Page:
Anti-inflammatory medications and the risk for cardiovascular disease: A new study, a new perspective

Robert H. Shmerling, MD

Senior Faculty Editor, Harvard Health Publishing

Follow me on Twitter  @RobShmerling

News last week about celecoxib shows how challenging it can be to understand the risks and benefits of newly developed drugs. This is particularly true when the findings of one study contradict those of past studies. And that’s exactly what has happened with celecoxib.

Anti-inflammatory medications: pros and cons

The FDA approved celecoxib (Celebrex) in 1999. This anti-inflammatory medication can be a highly effective treatment for arthritis and other painful conditions. It was developed with the hope that it would be at least as effective as other anti-inflammatory medications (such as ibuprofen or naproxen) but cause less stomach irritation. Developing a safer anti-inflammatory medication is a worthy goal, since stomach irritation can not only cause annoying pain or nausea, but it can also lead to ulcers, bleeding, or perforation. These medications can also increase blood pressure and cause kidney problems.

Celecoxib is known as a COX-2 inhibitor — that’s because it targets an enzyme (COX-2) involved in inflammation. Ibuprofen and naproxen (and many other anti-inflammatories) target COX-1 and COX-2. They’re called “non-selective” anti-inflammatory drugs. Because of where these enzymes are found in the body, the COX-2 selective medications seemed capable of dampening down inflammation while going easier on the stomach.

And that was true. Celecoxib — and other COX-2 inhibitors, such as rofecoxib (Vioxx) — did cause less stomach trouble. But soon after its approval, studies suggested other concerns: an increased risk of heart attack and stroke. Rofecoxib was removed from the market in 2004. And while the FDA allowed celecoxib to remain on the market, it required the manufacturer to issue additional warnings to patients. It also required additional study. And that’s why celecoxib is back in the news this week. The results of the PRECISION (Prospective Randomized Evaluation of Celecoxib Integrated Safety versus Ibuprofen or Naproxen) trial were released. And the news is good for celecoxib.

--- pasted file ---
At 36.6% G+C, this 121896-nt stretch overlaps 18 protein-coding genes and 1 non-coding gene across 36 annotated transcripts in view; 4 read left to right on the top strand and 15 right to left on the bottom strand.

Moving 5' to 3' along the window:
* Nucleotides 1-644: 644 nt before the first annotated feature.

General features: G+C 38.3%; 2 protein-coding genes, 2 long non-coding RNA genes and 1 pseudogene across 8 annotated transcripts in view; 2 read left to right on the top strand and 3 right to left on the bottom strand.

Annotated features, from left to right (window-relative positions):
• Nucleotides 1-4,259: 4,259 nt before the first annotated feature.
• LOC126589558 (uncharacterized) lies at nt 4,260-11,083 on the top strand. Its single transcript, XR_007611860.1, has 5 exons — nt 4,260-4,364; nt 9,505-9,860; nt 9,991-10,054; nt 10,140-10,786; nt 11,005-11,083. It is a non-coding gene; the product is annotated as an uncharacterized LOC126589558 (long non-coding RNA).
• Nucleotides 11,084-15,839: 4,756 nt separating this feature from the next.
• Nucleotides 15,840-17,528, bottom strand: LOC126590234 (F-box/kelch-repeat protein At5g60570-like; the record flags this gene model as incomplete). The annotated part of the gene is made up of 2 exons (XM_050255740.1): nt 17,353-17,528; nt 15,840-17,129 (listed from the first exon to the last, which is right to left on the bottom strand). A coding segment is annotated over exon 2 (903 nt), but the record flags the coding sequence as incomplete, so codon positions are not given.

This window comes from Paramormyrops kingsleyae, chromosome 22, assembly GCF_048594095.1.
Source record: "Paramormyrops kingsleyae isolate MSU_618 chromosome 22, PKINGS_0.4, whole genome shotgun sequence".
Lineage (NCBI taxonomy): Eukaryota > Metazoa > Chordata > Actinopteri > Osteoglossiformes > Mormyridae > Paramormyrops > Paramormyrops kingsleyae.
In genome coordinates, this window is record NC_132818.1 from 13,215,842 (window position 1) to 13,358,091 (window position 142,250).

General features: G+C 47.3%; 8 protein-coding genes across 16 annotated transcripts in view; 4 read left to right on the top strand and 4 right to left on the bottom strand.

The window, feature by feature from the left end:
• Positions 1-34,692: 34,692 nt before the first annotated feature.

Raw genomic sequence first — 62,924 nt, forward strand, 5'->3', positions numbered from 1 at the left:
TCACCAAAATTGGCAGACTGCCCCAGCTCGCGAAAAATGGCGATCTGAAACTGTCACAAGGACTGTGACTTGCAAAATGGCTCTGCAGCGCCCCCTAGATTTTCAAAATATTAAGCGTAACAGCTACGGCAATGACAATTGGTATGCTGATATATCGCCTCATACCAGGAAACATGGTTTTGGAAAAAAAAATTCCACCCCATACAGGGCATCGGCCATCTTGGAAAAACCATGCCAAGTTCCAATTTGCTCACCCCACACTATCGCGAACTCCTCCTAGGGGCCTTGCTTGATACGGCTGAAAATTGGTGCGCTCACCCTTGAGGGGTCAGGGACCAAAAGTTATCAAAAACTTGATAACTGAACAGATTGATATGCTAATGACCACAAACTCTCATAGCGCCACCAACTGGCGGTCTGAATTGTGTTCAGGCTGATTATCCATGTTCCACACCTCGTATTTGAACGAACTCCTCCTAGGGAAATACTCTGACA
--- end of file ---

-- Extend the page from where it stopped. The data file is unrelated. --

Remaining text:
Results suggests lower cardiovascular disease risk — and fewer side effects — than expected

The PRECISION trial is a carefully designed and powerful study that analyzed the impact of celecoxib on cardiovascular disease. The study spanned 926 medical centers in 13 countries and enrolled more than 24,000 patients with two of the most common types of arthritis (osteoarthritis and rheumatoid arthritis). Each study subject had a higher than average risk for cardiovascular disease due to a history of high blood pressure or high cholesterol.

Study subjects were divided into three groups who took anti-inflammatory medications every day: one group took celecoxib, one group took ibuprofen, and the last group took naproxen.

Study subjects taking celecoxib in moderate doses were

  • no more likely than those taking ibuprofen or naproxen to have a fatal or non-fatal heart attack or stroke
  • less likely than those taking ibuprofen or naproxen to have significant gastrointestinal problems, such as serious bleeding
  • less likely than those taking ibuprofen to have kidney problems or hospital admission for high blood pressure.

What does this mean for you?

It’s rare that a single study provides a definitive answer or changes practice overnight. But this was a large, well-designed, and expensive study that is unlikely to be repeated any time soon. And, another study of lower-risk people came to a similar conclusion just last year.

Still, questions may yet come up regarding:

  • The lack of a placebo group. As suggested by some prior research, it is possible that all three of the drugs used in this study increase the risk of cardiovascular problems; without a control group, it’s impossible to say.